To Kristine Holland and Ann Lowrey Merrill, their jobs are more than teaching lessons, and their students more than faces at desks.
Their mission is to find and unlock the potential in each child, empowering these future leaders to impact the world.
Although they work in very different classrooms, Alexander Middle School’s Holland and PACE Center’s Merrill both give their all to reach and inspire students.
For their excellence in the classroom, the two Pearland Independent School District educators recently claimed the district’s 2016 Elementary and Secondary Teacher of the Year Awards.
What started as serving as her grandmother’s Sunday school teaching assistant has turned into a lifelong career for Alexander Middle School’s Holland.
From her childhood on, Holland found everyday life — from TV commercials to magazine articles — bursting with teaching possibilities and looked forward to having her own classroom where she could share her passion for learning.
This year, Holland celebrates nearly 25 years as a teacher.
One of her biggest achievements is selling the joy of books to reluctant readers. She remembers one such fifth-grader.
“I worked diligently to find a book that matched his interest in survival skills and found ‘Earthquake Terror.’ He read this book and every other book by Peg Kehret in the library that year, and by May, he proclaimed reading his favorite subject,” she said.
Holland’s teaching revolves around building students’ confidence, creating problem solvers and inspiring deeper-level thinking skills.
She accomplishes this by asking questions and giving students time to process and respond.
“My aim is for students to see themselves as problem solvers and appreciate the journey of building deep understanding. While wait time is necessary, they can show uncertainty with the silence. Over the school year, my students become more relaxed as they realize I question to guide them,” Holland said.
She wants students to see her as a learner too as she models thinking aloud and makes discoveries alongside her class.
Although she constantly encounters new classroom methods, Holland believes teachers should keep only those that actually work for their students and will equip them for the future.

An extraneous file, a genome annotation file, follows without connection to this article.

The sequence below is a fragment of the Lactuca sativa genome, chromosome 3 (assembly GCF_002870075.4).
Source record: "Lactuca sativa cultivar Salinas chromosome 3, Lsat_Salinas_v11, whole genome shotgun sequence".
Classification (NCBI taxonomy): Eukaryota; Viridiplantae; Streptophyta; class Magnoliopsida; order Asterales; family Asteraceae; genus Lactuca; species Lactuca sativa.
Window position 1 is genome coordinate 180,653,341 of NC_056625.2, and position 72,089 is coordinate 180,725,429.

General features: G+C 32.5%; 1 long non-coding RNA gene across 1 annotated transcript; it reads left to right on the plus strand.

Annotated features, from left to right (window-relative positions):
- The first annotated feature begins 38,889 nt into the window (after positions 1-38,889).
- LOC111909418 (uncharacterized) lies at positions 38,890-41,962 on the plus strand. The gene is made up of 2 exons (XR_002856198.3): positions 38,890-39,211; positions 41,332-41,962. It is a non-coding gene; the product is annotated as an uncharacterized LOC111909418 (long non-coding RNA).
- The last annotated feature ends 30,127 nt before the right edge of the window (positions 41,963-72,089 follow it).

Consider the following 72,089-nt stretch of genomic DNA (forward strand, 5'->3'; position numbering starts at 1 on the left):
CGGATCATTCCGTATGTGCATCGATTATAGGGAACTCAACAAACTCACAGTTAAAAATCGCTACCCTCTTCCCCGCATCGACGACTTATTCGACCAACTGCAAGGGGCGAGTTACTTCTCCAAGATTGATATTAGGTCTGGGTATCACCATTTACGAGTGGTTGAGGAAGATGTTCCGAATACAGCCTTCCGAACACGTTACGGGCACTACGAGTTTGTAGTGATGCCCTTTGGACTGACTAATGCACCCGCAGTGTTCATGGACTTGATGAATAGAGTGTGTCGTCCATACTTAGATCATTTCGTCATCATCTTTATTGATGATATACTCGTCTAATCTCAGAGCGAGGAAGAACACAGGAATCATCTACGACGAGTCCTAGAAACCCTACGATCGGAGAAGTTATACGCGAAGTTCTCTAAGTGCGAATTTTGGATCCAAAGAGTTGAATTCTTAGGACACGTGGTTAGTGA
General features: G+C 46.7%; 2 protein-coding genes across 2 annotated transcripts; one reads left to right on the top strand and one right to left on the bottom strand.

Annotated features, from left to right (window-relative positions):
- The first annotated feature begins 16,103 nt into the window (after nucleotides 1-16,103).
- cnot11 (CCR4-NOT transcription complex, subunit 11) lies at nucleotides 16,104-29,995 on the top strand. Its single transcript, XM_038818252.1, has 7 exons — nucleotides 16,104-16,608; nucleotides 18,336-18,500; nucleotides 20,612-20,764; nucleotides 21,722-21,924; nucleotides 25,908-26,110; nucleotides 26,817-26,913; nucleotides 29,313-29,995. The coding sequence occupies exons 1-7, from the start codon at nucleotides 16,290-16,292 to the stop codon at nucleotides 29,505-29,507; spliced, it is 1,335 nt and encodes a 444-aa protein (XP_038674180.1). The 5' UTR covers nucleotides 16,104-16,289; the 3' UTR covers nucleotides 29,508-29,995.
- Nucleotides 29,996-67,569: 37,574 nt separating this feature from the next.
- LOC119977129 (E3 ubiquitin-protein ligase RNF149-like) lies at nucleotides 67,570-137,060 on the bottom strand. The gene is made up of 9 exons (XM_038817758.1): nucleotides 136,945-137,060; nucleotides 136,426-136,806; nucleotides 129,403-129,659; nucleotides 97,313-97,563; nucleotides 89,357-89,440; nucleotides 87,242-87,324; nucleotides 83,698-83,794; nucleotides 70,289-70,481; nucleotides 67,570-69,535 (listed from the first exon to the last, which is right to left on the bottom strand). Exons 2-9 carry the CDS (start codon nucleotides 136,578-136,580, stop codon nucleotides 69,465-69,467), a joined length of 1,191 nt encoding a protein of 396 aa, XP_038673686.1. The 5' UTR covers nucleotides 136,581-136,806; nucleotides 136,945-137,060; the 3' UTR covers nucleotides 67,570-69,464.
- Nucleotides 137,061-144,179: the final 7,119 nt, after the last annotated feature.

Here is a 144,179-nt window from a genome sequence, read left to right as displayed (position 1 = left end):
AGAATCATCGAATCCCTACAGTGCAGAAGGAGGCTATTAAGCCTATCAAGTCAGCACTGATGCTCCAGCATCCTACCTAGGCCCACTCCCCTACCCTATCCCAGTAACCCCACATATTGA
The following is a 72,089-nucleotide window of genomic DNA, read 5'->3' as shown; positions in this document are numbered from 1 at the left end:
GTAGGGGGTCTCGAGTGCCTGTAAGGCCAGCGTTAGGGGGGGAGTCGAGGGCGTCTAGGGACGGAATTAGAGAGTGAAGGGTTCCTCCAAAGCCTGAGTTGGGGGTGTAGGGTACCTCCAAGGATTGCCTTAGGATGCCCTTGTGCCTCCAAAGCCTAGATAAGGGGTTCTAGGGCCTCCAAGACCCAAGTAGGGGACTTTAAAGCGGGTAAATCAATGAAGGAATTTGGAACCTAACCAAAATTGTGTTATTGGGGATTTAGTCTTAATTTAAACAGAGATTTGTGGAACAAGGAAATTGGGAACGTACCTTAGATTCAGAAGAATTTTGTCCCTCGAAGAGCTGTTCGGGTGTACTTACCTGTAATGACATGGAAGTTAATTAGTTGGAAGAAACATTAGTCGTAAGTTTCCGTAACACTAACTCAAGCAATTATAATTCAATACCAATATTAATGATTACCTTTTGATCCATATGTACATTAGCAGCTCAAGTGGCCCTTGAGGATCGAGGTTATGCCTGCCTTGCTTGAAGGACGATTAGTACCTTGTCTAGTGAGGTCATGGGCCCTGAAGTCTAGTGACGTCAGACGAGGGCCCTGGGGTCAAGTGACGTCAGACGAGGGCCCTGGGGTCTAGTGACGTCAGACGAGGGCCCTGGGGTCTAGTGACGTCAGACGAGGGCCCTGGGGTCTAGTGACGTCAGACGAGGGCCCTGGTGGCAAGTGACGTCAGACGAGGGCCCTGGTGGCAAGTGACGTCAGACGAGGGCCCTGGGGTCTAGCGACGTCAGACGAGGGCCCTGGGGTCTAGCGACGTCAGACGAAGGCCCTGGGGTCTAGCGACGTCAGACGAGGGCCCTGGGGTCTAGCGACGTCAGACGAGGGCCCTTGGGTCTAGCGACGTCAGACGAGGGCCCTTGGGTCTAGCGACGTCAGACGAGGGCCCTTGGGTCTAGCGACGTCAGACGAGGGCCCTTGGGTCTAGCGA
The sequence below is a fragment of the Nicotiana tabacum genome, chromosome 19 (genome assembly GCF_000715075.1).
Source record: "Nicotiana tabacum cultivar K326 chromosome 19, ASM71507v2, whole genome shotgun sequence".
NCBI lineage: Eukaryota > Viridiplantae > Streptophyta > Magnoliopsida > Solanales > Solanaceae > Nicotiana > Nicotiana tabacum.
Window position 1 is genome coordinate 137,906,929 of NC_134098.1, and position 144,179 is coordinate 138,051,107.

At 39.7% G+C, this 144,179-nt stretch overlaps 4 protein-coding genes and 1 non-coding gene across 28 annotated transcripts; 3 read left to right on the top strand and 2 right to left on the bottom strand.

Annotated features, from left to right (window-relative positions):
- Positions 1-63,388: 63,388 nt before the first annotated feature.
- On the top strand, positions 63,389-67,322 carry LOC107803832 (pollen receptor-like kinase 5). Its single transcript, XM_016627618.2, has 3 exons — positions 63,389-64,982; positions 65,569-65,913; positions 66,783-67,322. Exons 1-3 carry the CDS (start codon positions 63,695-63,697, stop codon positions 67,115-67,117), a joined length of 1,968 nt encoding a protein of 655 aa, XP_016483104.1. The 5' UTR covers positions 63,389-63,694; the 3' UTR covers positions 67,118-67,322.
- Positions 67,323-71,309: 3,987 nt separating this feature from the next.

“Our ultimate goal should be to prepare students for a society of growth. We might not know what we will be teaching 10 years from now, but we know how to bring out the best in students. We know how to challenge them and how to instill lifelong learning,” she said.
Holland holds a bachelor’s degree in elementary education from the University of Houston-Clear Lake.
PACE Center’s Merrill attributes her good grades in elementary school not only to encouraging teachers but also to her afterschool pastime of lining up toys in front of a chalkboard.
“You never learn a subject as well as when you teach it,” she said.
Influenced by her mom, who dreamed of becoming a school librarian, Merrill grew up loving everything surrounding books and learning.
In high school, a psychology teacher’s invitation to teach a chapter in lieu of taking an exam also revealed her passion for teaching.
Merrill, who has taught for six years, finds her true fulfillment in motivating at-risk students.
At PACE, she and her colleagues provide a safety net of tutoring, nurture and encouragement to help students who have not succeeded in a traditional environment pass their exams, graduate and achieve post-graduation goals.
Although establishing clear consequences for misbehavior and missed assignments, Merrill reassures her students that each new day is a clean state.
“This frees them from cycles of self-fulfilling prophecies and labels placed on them by self or others,” she said.
Merrill deals with students from all walks of life. Some may be their family’s breadwinner, some living in shelters and still others caring for children of their own.
In addition to offering a compassionate ear, she has stayed after school to help students whose parents spoke little English complete homework and allowed a student who provided for a family of five to leave school a few minutes early to get to his job.
“Because I had flexible teachers who understood that students’ lives are not always easy outside school, I show my students the same grace,” she said.
Ultimately, she focuses not on tests or curriculum but on each student’s value.
“My greatest reward in teaching is getting to know these kids: they are not a set of problems but divinely-appointed vessels of potential. My primary job is to help them not only find that potential but also their worth,” she said.
Merrill holds a bachelor’s degree in history from the University of Maryland in Heidelberg, Germany.
Each year, Pearland ISD schools select a nominee for the district award. A panel of judges then selects an elementary and secondary winner to advance in the Texas Teacher of the Year competition.
Holland and Merrill were announced as the district winners during the annual service awards celebration in May.
In addition, Holland was recently named a finalist for Region IV Teacher of the Year.